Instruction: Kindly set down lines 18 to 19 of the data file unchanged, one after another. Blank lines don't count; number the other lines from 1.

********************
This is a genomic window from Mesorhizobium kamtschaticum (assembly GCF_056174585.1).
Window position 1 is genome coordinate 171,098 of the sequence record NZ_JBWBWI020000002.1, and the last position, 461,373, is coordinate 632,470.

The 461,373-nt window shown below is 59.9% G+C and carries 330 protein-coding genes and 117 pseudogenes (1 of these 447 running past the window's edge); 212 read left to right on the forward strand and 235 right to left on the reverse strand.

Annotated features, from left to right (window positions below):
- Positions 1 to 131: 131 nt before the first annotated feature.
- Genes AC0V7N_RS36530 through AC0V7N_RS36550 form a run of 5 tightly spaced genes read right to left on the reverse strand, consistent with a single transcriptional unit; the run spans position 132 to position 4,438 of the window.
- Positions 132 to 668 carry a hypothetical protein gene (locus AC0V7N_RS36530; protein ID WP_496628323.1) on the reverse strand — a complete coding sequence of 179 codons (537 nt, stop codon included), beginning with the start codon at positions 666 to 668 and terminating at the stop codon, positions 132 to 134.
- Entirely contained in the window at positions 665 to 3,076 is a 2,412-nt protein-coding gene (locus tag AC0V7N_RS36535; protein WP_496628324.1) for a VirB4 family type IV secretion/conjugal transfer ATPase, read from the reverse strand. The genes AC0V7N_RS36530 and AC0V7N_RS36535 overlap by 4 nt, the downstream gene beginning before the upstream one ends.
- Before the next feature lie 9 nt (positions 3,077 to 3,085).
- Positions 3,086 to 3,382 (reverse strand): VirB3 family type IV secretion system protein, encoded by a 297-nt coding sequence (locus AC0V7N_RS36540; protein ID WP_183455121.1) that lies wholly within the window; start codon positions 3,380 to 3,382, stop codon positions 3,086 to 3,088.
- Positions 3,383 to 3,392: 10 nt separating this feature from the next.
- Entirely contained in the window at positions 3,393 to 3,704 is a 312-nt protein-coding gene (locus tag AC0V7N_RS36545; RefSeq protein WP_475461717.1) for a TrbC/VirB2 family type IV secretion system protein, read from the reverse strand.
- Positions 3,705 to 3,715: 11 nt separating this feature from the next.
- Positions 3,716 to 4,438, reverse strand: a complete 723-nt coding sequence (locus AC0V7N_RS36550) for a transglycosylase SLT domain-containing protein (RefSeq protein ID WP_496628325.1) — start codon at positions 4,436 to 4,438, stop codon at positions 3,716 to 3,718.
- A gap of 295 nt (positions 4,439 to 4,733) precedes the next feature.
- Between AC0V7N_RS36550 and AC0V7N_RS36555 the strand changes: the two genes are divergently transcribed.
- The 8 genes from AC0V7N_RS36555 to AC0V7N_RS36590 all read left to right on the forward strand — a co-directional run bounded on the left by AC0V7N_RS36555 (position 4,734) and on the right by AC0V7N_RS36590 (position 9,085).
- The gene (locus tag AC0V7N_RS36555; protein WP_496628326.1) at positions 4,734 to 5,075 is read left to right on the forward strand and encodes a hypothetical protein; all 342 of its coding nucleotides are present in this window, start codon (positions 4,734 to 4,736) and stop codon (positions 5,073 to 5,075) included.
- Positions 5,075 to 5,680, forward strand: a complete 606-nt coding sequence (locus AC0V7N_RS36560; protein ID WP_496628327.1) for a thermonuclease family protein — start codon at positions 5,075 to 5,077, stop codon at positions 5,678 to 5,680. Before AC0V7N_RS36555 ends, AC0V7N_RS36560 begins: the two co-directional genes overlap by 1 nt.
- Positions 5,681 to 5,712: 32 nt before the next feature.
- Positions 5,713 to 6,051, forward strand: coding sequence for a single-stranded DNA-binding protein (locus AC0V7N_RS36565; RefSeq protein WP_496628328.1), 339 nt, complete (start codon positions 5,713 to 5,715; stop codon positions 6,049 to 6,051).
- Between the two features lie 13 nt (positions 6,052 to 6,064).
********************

- The gene (locus tag AC0V7N_RS36555; protein WP_496628326.1) at positions 4,734 to 5,075 is read left to right on the forward strand and encodes a hypothetical protein; all 342 of its coding nucleotides are present in this window, start codon (positions 4,734 to 4,736) and stop codon (positions 5,073 to 5,075) included.
- Positions 5,075 to 5,680, forward strand: a complete 606-nt coding sequence (locus AC0V7N_RS36560; protein ID WP_496628327.1) for a thermonuclease family protein — start codon at positions 5,075 to 5,077, stop codon at positions 5,678 to 5,680. Before AC0V7N_RS36555 ends, AC0V7N_RS36560 begins: the two co-directional genes overlap by 1 nt.